A Closer Look
The outside of the box looks stylish with the black and red color scheme. The graphics show off the headset nicely, with a window on the front and side to see that you’re actually getting what you paid for. The back breaks down the feature set and can help you brush up on your foreign language skills.
Inside of the box we find the headset wrapped around a plastic insert. We can see that in addition to the headset you also get a nice draw string carrying bag for the headset. This is nice for when you travel to LAN events and don’t want the cords getting all tangled.
The Shock features a foldable design which makes it easy for storing and transport.
The head band is made of metal and feels sturdy. The headset has a bit of heft to it, but nothing extreme. Even though the Shock has a pretty good grip on your head, there is still a decent amount of sound leak at higher volumes. That is something to keep in mind if you’re trying to be courteous to other people in the room with you. The cord connecting the headset to the computer is 3m long (about 10 feet), this should be more than enough to reach your audio port, even if it’s on the back of your tower. The cable also comes with a velcro cable wrap to help take up the extra slack so it won’t get tangled during extreme gaming sessions. On the cable you will also find an in line volume and microphone control box. I think it’s a nice touch and makes it super convenient to quickly lower the volume and turn off the mic when you need to talk to someone in the same room with you. The 3.5mm connectors for the headset are gold plated to help get the best connectivity. Because the headphones are not USB, you won’t find any voodoo software magic to enable virtual surround sound out of the box. On the other hand, this also allows the headset to be used with many other devices besides a computer.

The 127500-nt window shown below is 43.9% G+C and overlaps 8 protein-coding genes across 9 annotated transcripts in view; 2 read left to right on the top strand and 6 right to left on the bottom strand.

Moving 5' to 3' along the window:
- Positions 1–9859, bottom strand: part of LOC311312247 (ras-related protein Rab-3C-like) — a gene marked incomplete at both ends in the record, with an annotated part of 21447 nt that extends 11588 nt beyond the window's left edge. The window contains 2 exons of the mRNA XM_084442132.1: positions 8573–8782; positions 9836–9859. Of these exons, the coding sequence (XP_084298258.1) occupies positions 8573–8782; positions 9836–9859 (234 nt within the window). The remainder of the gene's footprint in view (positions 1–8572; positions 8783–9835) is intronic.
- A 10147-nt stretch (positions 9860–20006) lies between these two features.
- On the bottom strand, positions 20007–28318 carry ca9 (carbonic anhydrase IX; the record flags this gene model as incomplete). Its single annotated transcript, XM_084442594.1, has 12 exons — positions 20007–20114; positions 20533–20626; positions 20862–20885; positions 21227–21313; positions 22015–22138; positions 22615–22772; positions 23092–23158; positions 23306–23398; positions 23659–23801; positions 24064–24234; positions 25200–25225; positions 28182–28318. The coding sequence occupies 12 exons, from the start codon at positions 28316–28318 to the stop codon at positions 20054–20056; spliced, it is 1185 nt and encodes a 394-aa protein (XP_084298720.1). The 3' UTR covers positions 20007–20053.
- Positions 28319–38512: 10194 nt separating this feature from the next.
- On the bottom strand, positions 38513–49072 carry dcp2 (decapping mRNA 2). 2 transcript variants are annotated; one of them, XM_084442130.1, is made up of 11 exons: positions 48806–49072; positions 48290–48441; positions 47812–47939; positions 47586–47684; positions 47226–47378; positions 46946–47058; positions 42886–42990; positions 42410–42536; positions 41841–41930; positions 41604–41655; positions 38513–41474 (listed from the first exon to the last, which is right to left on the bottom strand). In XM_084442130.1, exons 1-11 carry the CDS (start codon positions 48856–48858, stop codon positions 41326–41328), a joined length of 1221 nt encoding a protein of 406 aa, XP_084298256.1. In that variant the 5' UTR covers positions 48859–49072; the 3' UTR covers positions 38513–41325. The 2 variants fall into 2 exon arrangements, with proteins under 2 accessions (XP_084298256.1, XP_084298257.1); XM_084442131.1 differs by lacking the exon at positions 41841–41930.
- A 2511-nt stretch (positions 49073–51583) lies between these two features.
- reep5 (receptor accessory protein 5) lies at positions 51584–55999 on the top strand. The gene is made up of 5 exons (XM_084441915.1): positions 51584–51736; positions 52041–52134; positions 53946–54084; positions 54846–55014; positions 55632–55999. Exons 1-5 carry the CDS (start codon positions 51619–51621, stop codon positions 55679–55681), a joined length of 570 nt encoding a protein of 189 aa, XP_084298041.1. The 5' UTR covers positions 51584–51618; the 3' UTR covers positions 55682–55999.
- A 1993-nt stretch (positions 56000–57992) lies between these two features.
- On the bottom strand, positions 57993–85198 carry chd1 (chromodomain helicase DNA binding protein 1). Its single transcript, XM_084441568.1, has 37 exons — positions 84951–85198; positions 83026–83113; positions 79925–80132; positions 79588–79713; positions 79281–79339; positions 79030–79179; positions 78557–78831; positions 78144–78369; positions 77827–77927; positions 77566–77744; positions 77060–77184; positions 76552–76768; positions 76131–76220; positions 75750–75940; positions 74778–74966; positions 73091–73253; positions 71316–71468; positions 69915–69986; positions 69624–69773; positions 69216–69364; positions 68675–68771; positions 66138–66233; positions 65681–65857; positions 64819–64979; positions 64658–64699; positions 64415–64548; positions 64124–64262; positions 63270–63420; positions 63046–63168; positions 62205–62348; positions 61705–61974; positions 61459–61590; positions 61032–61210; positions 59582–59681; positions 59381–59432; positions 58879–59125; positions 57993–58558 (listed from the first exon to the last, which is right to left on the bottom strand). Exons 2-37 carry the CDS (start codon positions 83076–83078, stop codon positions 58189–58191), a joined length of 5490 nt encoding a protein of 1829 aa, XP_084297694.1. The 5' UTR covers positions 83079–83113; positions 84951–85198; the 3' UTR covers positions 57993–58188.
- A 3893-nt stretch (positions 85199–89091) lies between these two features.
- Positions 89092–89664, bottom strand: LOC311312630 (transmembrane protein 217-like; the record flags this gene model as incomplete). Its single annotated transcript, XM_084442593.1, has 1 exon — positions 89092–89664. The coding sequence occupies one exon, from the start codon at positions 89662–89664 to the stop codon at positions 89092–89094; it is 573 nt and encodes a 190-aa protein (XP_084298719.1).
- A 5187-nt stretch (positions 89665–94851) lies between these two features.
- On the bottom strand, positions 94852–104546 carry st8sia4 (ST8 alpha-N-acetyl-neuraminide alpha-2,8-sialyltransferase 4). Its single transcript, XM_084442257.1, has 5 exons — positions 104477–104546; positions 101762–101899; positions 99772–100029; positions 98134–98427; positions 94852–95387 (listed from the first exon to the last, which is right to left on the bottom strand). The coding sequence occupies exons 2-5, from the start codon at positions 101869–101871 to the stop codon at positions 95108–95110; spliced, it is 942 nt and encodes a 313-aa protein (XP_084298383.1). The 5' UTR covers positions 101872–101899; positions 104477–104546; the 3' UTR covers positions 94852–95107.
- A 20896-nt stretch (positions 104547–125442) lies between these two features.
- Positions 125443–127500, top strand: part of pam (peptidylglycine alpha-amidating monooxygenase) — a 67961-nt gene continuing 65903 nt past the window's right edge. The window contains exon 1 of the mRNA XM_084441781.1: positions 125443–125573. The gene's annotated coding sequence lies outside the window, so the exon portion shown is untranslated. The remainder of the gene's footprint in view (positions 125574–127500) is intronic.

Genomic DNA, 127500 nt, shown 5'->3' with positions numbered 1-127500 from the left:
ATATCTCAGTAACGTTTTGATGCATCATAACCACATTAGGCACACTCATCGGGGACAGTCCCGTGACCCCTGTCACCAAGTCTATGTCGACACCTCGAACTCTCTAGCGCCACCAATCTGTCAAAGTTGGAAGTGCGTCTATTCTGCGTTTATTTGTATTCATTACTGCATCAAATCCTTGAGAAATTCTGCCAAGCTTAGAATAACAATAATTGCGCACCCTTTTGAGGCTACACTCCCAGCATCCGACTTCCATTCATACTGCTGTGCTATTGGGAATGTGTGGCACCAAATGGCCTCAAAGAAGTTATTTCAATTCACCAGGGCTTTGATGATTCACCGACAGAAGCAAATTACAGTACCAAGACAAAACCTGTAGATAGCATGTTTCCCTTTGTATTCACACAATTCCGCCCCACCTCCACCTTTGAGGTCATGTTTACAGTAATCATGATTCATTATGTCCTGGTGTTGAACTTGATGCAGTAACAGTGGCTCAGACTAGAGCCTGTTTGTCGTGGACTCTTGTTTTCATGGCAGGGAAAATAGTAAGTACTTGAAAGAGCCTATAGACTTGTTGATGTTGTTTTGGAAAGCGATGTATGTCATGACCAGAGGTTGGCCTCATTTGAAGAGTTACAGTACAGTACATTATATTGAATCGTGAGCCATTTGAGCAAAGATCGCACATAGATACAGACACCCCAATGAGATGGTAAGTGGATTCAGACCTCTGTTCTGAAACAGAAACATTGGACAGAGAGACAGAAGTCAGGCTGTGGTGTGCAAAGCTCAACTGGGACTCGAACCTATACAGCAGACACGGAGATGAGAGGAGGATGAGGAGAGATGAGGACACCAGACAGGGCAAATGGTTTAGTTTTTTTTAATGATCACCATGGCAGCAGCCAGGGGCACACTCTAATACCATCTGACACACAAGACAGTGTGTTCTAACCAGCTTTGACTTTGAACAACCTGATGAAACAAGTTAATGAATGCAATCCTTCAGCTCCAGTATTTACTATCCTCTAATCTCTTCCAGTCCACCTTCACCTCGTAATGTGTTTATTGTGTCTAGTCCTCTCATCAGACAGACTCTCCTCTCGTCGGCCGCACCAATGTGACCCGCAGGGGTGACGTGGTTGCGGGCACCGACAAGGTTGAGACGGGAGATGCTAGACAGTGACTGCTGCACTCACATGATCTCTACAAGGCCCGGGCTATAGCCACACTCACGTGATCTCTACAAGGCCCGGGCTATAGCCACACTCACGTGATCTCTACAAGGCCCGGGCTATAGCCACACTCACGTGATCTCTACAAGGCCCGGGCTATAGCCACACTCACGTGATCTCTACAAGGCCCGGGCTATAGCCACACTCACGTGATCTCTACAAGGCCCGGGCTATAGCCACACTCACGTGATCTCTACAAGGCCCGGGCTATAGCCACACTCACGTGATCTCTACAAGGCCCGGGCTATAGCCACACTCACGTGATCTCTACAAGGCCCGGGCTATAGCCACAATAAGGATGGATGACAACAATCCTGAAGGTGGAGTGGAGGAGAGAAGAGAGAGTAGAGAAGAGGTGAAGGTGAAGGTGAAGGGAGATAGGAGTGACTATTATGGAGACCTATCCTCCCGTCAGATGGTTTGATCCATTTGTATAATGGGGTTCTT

- Driver unit: 40mm
- Frequency Response: 20Hz~20KHz
- Impedance: 32ohm
- Sensitivity: 114 dB +/- 3dB
- Max. input: 100mW
- Cable length: 3m
- Connector: 3.5mm plus x2